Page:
Hailing from Ocean City, N.J., Renée Tomlin started racing triathlon in 2014 through the USAT Collegiate Recruitment Program, and recently won her second ITU World Cup title (Hungary). Tomlin grew up a swimmer then switched her focus to running in high school before running collegiately at Georgetown University, where she specialized in middle-distance events. She ran at an elite level after college, even qualifying for the 2012 Olympic Trials in the 1500 meters, but a meeting with Barb Lindquist in 2009 at the NCAA Track & Field Championships had planted the seed of triathlon in her mind. “My gut told me there was incredible potential in this sport,” she says. Currently based at the Olympic Training Center in Chula Vista, Calif., she recently finished on the podium in two World Cups in Asia (Tongyeong and Miyazaki), and is excited to continue seeing where else in the world—and life—the sport takes her.
My favorite thing about racing triathlon is having the space and opportunity to express competitive edge and athleticism. Yes, you have to be a good swimmer, cyclist and runner. But more so you have to be a tough competitor who is able to deal with infinite unknowns. Take transitions, for example. You cannot “train” to be a professional “transitioner.” You just have to be desperate enough to get to your bike or to get off your bike before anyone else. It’s grit that gets you there, not necessarily skill.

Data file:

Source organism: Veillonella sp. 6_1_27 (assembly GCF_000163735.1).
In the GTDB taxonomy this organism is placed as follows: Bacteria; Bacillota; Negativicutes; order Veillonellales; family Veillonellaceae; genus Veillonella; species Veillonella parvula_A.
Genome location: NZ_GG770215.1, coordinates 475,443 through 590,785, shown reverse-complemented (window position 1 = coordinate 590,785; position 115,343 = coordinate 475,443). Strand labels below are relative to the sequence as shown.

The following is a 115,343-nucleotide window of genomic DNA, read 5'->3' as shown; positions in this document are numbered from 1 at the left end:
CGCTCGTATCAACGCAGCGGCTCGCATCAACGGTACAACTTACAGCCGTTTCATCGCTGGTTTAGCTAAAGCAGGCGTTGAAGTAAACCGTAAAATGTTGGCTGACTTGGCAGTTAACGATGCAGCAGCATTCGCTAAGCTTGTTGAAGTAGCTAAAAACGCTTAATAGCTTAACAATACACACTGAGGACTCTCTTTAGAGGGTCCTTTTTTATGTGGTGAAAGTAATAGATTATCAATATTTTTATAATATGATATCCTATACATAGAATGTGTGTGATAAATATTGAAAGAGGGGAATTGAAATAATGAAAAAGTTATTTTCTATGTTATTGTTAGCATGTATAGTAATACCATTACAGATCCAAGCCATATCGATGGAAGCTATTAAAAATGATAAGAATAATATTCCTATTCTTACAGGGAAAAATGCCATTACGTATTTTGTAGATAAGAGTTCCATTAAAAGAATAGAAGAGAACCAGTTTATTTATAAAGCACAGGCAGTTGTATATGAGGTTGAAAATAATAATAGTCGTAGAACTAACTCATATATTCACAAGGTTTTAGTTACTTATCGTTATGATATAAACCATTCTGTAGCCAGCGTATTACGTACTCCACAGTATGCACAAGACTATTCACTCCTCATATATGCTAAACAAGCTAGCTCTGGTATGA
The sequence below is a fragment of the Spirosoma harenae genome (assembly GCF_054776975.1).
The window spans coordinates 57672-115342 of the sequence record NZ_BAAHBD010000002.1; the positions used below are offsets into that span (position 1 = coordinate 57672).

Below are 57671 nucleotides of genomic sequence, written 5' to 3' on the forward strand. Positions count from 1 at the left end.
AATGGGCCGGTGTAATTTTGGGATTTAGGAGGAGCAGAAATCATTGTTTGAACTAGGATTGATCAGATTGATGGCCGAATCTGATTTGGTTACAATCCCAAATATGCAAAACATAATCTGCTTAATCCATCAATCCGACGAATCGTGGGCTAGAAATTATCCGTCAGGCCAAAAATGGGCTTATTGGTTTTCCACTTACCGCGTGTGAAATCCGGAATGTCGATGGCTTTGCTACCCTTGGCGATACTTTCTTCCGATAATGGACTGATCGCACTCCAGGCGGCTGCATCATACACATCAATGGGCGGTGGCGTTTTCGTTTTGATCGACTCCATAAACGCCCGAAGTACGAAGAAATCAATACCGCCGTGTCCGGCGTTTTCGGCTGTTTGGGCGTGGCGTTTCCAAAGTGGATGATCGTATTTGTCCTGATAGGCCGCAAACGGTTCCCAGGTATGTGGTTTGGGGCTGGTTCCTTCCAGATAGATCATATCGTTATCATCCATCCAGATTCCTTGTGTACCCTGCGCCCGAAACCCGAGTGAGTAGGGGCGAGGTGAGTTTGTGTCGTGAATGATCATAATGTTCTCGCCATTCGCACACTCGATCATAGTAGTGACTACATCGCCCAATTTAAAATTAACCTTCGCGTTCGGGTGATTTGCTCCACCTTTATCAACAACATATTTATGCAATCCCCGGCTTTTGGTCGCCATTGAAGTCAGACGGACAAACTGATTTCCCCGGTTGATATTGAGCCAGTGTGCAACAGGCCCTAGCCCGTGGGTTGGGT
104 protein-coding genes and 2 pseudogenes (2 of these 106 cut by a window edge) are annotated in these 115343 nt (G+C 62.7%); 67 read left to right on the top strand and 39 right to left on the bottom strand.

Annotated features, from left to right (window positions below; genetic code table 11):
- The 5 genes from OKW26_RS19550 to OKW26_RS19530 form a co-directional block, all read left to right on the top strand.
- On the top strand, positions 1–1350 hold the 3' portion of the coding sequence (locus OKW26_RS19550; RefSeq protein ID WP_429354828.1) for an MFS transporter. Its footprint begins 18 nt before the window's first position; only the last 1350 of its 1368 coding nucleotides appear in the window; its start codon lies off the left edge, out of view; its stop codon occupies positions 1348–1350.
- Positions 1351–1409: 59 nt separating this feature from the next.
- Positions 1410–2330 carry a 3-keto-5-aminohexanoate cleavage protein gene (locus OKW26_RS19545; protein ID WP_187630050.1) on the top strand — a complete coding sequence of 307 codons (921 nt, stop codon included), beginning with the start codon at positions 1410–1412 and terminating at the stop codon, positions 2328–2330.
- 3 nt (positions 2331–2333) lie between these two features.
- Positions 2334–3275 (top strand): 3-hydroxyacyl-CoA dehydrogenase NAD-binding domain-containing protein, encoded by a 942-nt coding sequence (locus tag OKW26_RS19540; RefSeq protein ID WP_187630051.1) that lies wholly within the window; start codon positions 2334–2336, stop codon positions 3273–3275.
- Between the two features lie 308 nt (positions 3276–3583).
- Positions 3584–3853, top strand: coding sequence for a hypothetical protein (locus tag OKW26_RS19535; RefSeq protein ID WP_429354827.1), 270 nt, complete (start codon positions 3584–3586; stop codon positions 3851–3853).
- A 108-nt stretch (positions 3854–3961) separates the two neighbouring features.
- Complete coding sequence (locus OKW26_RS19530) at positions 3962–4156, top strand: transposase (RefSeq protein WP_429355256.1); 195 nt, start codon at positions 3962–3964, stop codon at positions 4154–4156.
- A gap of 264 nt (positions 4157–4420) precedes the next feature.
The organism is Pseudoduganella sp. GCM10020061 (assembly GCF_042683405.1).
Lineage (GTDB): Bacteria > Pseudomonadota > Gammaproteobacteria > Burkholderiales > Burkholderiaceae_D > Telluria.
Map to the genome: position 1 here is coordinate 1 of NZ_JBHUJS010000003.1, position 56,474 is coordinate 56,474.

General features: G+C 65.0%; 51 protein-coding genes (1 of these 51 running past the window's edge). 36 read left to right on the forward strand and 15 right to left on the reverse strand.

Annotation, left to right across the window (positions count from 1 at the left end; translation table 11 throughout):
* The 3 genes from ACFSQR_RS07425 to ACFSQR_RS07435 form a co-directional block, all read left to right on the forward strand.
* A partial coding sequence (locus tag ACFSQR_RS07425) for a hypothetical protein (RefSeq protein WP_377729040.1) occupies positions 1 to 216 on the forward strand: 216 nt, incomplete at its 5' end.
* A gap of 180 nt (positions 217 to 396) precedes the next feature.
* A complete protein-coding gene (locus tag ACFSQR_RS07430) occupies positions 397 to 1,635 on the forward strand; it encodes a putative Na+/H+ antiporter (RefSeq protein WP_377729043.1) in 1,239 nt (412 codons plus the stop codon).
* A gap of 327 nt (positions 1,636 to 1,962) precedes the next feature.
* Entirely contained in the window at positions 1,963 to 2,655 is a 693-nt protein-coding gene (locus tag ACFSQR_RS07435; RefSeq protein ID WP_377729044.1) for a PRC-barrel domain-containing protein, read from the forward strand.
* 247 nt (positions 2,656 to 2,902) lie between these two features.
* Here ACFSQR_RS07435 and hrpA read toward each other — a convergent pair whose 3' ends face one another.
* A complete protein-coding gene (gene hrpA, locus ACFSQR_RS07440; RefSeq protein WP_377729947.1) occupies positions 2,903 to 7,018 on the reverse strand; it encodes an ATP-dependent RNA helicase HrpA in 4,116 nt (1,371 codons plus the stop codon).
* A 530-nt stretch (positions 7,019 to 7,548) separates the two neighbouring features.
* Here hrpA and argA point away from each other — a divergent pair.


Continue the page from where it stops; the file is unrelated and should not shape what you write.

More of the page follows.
I was in Chengdu, China, last year for a race and desperately needed to do laundry. Being the non-Chinese-speaking, slightly stubborn germaphobe that I am, I just gave the hotel all of my clothes without even trying to understand pricing or service protocol. Once my laundry was returned—all nicely ironed and packaged individually in plastic wrap or hung on individual hangers—I took a look at the bill: $436. I certainly wasn’t laughing at the time, but it did make my roommate Kirsten Kasper chuckle.
The 2015 Continental Cup in Havana, Cuba, was my first race of the 2015 season, coming off of a whirlwind of an introduction to ITU racing in the summer of 2014. I finally had completed the proper base training and was just itching to start putting the pieces together in competition. Likewise, the trip marked one of the first competitions American athletes were able to participate in after President Obama lifted the embargo. Not only was I entering unknown territory as a professional athlete, but also as an American citizen. I felt so fortunate to be able to represent my country in the beginning of new political ties.
Anywhere Australia, especially Torquay and Geelong
Post-race meal: Burger, beer and mac-and-cheese, if the stomach can handle it!
Non-triathlon sport: Competition-free body surfing
Song on her training playlist: “American Woman” by The Guess Who
Training partner: My mom—she rides her bike while I run, swims in the lane next to me, and always has a snack and positive remark to offer when I come in from a ride. I don’t get to train with her that often, but I sure do soak it up when I’m home.